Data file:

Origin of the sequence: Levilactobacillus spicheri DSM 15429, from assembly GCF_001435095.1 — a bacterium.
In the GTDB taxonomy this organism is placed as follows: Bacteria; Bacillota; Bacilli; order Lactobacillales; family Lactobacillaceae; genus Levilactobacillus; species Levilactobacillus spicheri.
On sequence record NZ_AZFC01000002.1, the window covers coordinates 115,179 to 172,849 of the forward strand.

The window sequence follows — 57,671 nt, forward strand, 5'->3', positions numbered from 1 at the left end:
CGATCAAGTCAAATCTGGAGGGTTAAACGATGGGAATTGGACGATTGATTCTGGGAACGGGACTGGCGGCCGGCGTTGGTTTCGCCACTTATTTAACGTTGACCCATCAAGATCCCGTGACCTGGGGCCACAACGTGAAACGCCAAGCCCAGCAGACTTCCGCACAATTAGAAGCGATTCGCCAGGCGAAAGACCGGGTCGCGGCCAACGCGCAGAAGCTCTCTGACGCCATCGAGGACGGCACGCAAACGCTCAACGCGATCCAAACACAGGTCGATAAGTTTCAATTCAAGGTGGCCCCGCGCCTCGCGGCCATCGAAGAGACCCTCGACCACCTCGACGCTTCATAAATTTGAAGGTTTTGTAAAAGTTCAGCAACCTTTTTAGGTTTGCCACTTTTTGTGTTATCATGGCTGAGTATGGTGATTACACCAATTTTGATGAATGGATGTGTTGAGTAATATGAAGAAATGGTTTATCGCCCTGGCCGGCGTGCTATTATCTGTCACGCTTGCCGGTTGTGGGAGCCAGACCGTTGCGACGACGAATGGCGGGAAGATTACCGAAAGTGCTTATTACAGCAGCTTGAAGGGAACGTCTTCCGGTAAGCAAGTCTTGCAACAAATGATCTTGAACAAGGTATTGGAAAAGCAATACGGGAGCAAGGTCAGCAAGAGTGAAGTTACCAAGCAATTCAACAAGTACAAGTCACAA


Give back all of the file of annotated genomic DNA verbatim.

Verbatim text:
Origin of the sequence: Levilactobacillus spicheri DSM 15429, from assembly GCF_001435095.1 — a bacterium.
In the GTDB taxonomy this organism is placed as follows: Bacteria; Bacillota; Bacilli; order Lactobacillales; family Lactobacillaceae; genus Levilactobacillus; species Levilactobacillus spicheri.
On sequence record NZ_AZFC01000002.1, the window covers coordinates 115,179 to 172,849 of the forward strand.

The window sequence follows — 57,671 nt, forward strand, 5'->3', positions numbered from 1 at the left end:
CGATCAAGTCAAATCTGGAGGGTTAAACGATGGGAATTGGACGATTGATTCTGGGAACGGGACTGGCGGCCGGCGTTGGTTTCGCCACTTATTTAACGTTGACCCATCAAGATCCCGTGACCTGGGGCCACAACGTGAAACGCCAAGCCCAGCAGACTTCCGCACAATTAGAAGCGATTCGCCAGGCGAAAGACCGGGTCGCGGCCAACGCGCAGAAGCTCTCTGACGCCATCGAGGACGGCACGCAAACGCTCAACGCGATCCAAACACAGGTCGATAAGTTTCAATTCAAGGTGGCCCCGCGCCTCGCGGCCATCGAAGAGACCCTCGACCACCTCGACGCTTCATAAATTTGAAGGTTTTGTAAAAGTTCAGCAACCTTTTTAGGTTTGCCACTTTTTGTGTTATCATGGCTGAGTATGGTGATTACACCAATTTTGATGAATGGATGTGTTGAGTAATATGAAGAAATGGTTTATCGCCCTGGCCGGCGTGCTATTATCTGTCACGCTTGCCGGTTGTGGGAGCCAGACCGTTGCGACGACGAATGGCGGGAAGATTACCGAAAGTGCTTATTACAGCAGCTTGAAGGGAACGTCTTCCGGTAAGCAAGTCTTGCAACAAATGATCTTGAACAAGGTATTGGAAAAGCAATACGGGAGCAAGGTCAGCAAGAGTGAAGTTACCAAGCAATTCAACAAGTACAAGTCACAA